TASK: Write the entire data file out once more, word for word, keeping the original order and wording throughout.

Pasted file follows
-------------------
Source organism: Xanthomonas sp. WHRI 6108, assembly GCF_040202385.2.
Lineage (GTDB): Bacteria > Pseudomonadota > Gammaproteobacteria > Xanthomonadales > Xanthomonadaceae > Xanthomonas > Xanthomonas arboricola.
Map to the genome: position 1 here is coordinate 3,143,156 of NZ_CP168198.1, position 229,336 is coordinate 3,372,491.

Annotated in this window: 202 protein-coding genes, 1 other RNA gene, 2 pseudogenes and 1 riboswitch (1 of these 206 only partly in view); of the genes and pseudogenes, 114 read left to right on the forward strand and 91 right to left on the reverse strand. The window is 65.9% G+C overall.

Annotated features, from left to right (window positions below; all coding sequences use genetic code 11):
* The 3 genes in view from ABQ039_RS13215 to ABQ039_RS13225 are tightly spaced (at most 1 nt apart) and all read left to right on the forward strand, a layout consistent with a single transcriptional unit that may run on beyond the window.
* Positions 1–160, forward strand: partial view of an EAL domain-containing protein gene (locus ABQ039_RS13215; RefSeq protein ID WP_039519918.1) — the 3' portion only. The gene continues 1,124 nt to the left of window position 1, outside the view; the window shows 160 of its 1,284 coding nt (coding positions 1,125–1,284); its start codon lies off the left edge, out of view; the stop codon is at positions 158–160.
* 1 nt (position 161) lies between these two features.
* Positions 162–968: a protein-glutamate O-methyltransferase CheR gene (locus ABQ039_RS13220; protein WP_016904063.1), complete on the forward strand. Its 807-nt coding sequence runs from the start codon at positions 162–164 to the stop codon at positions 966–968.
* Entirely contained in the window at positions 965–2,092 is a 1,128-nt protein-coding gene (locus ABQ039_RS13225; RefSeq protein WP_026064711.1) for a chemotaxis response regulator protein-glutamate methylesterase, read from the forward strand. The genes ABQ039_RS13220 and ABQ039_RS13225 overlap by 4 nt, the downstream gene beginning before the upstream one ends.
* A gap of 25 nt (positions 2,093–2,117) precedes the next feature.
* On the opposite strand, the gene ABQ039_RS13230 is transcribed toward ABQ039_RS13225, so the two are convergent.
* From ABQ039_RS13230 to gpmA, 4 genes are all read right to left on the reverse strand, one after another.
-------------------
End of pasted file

Source organism: Xanthomonas sp. WHRI 6108, assembly GCF_040202385.2.
Lineage (GTDB): Bacteria > Pseudomonadota > Gammaproteobacteria > Xanthomonadales > Xanthomonadaceae > Xanthomonas > Xanthomonas arboricola.
Map to the genome: position 1 here is coordinate 3,143,156 of NZ_CP168198.1, position 229,336 is coordinate 3,372,491.

Annotated in this window: 202 protein-coding genes, 1 other RNA gene, 2 pseudogenes and 1 riboswitch (1 of these 206 only partly in view); of the genes and pseudogenes, 114 read left to right on the forward strand and 91 right to left on the reverse strand. The window is 65.9% G+C overall.

Annotated features, from left to right (window positions below; all coding sequences use genetic code 11):
* The 3 genes in view from ABQ039_RS13215 to ABQ039_RS13225 are tightly spaced (at most 1 nt apart) and all read left to right on the forward strand, a layout consistent with a single transcriptional unit that may run on beyond the window.
* Positions 1–160, forward strand: partial view of an EAL domain-containing protein gene (locus ABQ039_RS13215; RefSeq protein ID WP_039519918.1) — the 3' portion only. The gene continues 1,124 nt to the left of window position 1, outside the view; the window shows 160 of its 1,284 coding nt (coding positions 1,125–1,284); its start codon lies off the left edge, out of view; the stop codon is at positions 158–160.
* 1 nt (position 161) lies between these two features.
* Positions 162–968: a protein-glutamate O-methyltransferase CheR gene (locus ABQ039_RS13220; protein WP_016904063.1), complete on the forward strand. Its 807-nt coding sequence runs from the start codon at positions 162–164 to the stop codon at positions 966–968.
* Entirely contained in the window at positions 965–2,092 is a 1,128-nt protein-coding gene (locus ABQ039_RS13225; RefSeq protein WP_026064711.1) for a chemotaxis response regulator protein-glutamate methylesterase, read from the forward strand. The genes ABQ039_RS13220 and ABQ039_RS13225 overlap by 4 nt, the downstream gene beginning before the upstream one ends.
* A gap of 25 nt (positions 2,093–2,117) precedes the next feature.
* On the opposite strand, the gene ABQ039_RS13230 is transcribed toward ABQ039_RS13225, so the two are convergent.
* From ABQ039_RS13230 to gpmA, 4 genes are all read right to left on the reverse strand, one after another.